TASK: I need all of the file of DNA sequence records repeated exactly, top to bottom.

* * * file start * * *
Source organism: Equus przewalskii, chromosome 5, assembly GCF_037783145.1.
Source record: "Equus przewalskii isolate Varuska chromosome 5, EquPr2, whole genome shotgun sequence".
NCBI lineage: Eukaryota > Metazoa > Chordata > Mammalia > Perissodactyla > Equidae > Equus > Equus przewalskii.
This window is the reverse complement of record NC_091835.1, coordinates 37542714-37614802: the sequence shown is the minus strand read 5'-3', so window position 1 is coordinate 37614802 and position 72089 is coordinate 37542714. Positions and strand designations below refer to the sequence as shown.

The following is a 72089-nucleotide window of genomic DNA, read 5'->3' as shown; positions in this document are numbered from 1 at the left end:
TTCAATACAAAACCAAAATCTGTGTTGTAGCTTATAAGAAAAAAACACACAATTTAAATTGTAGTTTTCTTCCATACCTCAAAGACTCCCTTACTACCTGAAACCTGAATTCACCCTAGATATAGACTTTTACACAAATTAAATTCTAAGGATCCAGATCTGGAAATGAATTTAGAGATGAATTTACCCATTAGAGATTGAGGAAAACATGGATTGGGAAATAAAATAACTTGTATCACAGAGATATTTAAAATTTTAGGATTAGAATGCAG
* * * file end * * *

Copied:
Source organism: Equus przewalskii, chromosome 5, assembly GCF_037783145.1.
Source record: "Equus przewalskii isolate Varuska chromosome 5, EquPr2, whole genome shotgun sequence".
NCBI lineage: Eukaryota > Metazoa > Chordata > Mammalia > Perissodactyla > Equidae > Equus > Equus przewalskii.
This window is the reverse complement of record NC_091835.1, coordinates 37542714-37614802: the sequence shown is the minus strand read 5'-3', so window position 1 is coordinate 37614802 and position 72089 is coordinate 37542714. Positions and strand designations below refer to the sequence as shown.

The following is a 72089-nucleotide window of genomic DNA, read 5'->3' as shown; positions in this document are numbered from 1 at the left end:
TTCAATACAAAACCAAAATCTGTGTTGTAGCTTATAAGAAAAAAACACACAATTTAAATTGTAGTTTTCTTCCATACCTCAAAGACTCCCTTACTACCTGAAACCTGAATTCACCCTAGATATAGACTTTTACACAAATTAAATTCTAAGGATCCAGATCTGGAAATGAATTTAGAGATGAATTTACCCATTAGAGATTGAGGAAAACATGGATTGGGAAATAAAATAACTTGTATCACAGAGATATTTAAAATTTTAGGATTAGAATGCAG